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31 May

In the headlines

Fewer than half of Britain’s train services are running today, as staff walk out in the first of three rail strikes this week. There will be similar levels of disruption on Friday and Saturday, affecting events including the FA Cup final and a Beyoncé gig. At least 350 AI experts have signed a 22-word statement warning of the technology’s existential risks. Backed by figures including Sam Altman, whose company created ChatGPT, it reads: “Mitigating the risk of extinction from AI should be a global priority alongside other societal-scale risks such as pandemics and nuclear war.” New Yorkers gathered in the streets for “Manhattanhenge” last night, a biannual spectacle in which the sunset lines up with the city’s grid of skyscrapers. The next occurrence will be in July, and in winter the same thing happens with the sunrise.

Eating in

Our recent “martini madness” is moving “out of the glass and on to the dinner plate”, says Bettina Makalintal in Eater. Chefs are creating dishes inspired by the cocktail’s ingredients, from a “crisp, salty and olivey” martini salad dressing to a “dirty martini pasta” incorporating gin, olive oil and lemon zest. Other cooks are sharing recipes for gin-spiked oysters and “crispy smashed chicken breasts” served with a gin and sage sauce, which have a distinct martini-vibe. The whole thing actually makes “complete – and kind of obvious – sense”: for many meals, a combination of salt and a hint of botanicals is the perfect addition.

Inside politics

British Europhiles think of the continent as a beacon of left-wing progressivism compared to our own “irredeemably reactionary” island, says Nigel Jones in The Spectator. They’re dead wrong. In Spain, the right and far-right “dealt a hammer blow” to the left in Sunday’s regional elections. A week earlier, Greece’s conservative government “trounced the left-wing opposition” in a general election. Italy’s prime minister, Giorgia Meloni, comes from a party with “neo-fascist” roots; in Germany and France, centre-left and centrist governments are in “dire trouble”. Poland, Hungary and Sweden are already led by conservatives. If Labour takes power in Britain next year, it will be “butting against the headwinds” sweeping the rest of Europe.

Quirk of history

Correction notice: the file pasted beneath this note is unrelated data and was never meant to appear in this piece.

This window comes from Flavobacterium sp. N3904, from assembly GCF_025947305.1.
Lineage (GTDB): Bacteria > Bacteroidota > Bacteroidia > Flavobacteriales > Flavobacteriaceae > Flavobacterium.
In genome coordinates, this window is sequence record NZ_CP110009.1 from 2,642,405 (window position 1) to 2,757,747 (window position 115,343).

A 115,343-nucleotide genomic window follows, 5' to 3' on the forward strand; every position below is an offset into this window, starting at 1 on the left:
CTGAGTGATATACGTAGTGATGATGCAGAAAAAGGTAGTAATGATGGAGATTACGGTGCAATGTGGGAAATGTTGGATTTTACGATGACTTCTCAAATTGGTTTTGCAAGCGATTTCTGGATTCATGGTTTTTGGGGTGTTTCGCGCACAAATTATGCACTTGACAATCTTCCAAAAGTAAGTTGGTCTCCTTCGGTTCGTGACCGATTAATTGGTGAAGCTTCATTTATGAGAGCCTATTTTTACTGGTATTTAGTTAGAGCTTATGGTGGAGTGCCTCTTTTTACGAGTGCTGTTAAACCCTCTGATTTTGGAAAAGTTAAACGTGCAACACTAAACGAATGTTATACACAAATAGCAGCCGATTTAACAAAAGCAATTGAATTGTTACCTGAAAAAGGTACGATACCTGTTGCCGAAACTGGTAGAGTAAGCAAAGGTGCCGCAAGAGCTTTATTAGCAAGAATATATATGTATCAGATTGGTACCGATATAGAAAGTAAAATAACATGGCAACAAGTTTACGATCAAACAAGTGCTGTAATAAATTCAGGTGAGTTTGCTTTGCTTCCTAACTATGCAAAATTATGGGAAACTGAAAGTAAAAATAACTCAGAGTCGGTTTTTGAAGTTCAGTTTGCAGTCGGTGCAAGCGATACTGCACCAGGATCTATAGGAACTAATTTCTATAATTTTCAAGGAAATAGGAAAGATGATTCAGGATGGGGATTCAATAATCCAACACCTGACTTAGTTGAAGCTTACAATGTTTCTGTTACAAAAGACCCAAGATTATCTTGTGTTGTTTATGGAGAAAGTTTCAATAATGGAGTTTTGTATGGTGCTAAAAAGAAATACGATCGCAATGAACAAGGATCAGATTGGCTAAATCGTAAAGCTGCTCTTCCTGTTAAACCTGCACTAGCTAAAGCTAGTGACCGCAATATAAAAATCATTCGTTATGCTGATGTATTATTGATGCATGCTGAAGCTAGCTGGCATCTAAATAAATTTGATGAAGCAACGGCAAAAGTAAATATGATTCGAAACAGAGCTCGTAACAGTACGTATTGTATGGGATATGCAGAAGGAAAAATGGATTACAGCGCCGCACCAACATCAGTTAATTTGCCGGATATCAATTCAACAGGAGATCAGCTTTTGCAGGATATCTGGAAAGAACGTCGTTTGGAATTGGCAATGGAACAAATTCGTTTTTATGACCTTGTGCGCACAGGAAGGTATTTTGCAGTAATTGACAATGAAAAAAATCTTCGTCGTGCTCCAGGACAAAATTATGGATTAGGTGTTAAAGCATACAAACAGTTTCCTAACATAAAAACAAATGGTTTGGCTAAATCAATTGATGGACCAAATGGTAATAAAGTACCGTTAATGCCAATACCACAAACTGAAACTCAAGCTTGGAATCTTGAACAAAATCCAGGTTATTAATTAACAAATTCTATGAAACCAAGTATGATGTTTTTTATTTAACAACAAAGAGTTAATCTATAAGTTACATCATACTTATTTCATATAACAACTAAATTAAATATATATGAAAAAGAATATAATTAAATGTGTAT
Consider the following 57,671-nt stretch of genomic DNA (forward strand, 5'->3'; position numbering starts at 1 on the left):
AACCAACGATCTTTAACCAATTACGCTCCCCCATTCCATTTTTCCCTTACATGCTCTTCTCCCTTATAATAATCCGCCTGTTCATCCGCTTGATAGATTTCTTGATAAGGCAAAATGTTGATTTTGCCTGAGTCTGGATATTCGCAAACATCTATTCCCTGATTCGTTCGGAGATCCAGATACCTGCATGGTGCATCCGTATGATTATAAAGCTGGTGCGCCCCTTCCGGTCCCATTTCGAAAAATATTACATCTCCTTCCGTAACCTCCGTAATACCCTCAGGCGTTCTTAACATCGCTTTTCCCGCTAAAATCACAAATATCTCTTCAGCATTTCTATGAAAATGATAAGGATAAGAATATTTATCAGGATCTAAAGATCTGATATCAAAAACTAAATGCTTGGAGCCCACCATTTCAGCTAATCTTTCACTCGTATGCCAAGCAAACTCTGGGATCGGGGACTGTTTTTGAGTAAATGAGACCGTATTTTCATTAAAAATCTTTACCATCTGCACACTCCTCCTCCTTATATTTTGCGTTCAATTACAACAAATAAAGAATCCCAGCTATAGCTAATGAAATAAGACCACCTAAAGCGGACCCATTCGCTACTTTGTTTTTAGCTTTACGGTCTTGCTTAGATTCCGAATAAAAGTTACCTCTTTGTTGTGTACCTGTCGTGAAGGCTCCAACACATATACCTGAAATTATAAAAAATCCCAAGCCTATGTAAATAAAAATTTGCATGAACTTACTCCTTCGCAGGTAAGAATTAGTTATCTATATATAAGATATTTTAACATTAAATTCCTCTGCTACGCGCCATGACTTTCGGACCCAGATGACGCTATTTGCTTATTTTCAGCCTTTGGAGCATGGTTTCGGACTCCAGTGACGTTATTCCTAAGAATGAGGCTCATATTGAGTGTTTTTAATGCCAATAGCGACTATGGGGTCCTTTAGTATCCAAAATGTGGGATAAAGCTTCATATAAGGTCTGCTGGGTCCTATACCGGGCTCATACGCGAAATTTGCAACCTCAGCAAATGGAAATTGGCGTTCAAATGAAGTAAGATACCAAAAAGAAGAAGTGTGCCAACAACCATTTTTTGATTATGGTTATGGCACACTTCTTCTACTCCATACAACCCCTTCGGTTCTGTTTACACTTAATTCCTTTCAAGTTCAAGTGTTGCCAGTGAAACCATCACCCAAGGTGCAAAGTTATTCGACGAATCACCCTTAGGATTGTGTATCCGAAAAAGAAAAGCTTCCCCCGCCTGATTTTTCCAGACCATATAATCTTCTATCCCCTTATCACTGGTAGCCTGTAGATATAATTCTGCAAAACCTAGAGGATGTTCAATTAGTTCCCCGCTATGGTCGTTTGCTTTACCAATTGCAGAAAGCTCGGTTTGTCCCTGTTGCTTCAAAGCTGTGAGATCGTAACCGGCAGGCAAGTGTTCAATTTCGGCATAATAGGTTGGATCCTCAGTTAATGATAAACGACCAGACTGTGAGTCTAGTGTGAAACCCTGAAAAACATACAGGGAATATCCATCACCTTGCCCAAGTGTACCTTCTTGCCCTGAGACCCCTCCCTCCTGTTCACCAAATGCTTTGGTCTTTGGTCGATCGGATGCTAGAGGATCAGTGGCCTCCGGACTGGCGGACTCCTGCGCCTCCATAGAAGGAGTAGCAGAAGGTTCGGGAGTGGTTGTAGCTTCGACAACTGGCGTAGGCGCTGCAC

Fifteen years ago today – the night before Boris Johnson banned boozing on the Tube – there was a final “blow out on the Circle line”, says Vice. Groups of lads cracked open beers, nudging up against “women sipping champagne in full 1950s garb”. They mingled with “hippies, pirates, posh girls, half-naked men, and someone who inexplicably decided to bring their terrier”. Thousands massed in Liverpool Street Station and crammed into trains, until police shut the party down. It was all organised by James Darling, a 20-year-old with a “Facebook event and a dream”. He led the rabble drinking home-made sloe gin from a hip flask.


Tesla’s Model Y has become the world’s best-selling car, says The Verge, the first time an electric vehicle has ever held the top spot. Despite costing around twice as much as the two Toyota models it overtook – the Corolla and RAV4 – the $47,490 EV sold 267,000 units in the first three months of 2023, a roughly 69% year-on-year increase. “Tesla’s meme-lord CEO, Elon Musk, will no doubt approve.”


“Behind the scenes at a literary festival is a dangerous place,” says Jack Blackburn in The Times. Backstage at one event, the historian William Dalrymple asked novelist Alexander McCall Smith how old his readers were. McCall Smith said some were young, some less so. Dalrymple replied that his own fans were “really ancient” – whereupon they realised that their microphones were on, so the audience could hear every word they were saying. “It doesn’t matter,” McCall Smith told him. “If your readers are as old as you say they are, they won’t have heard what you said.”


They’re “wingsails”, a hybrid between wings and sails that could be “the future of sea travel”, says Wired. Inspired by high-performance racing yachts, they consist of two parts: a steel core and a flap that draws air on to it. Next year, a prototype will be fitted on to a 14-year-old cargo ship to see how much it helps reduce fossil fuel consumption. Oceanbird, its creator, says the wingsail could reduce carbon emissions by 10% on retro-fitted ships, and at least 60% on new vessels.


quoted 31.5.23

“Never speak ill of yourself. Your friends will say enough on that subject.”

French diplomat Talleyrand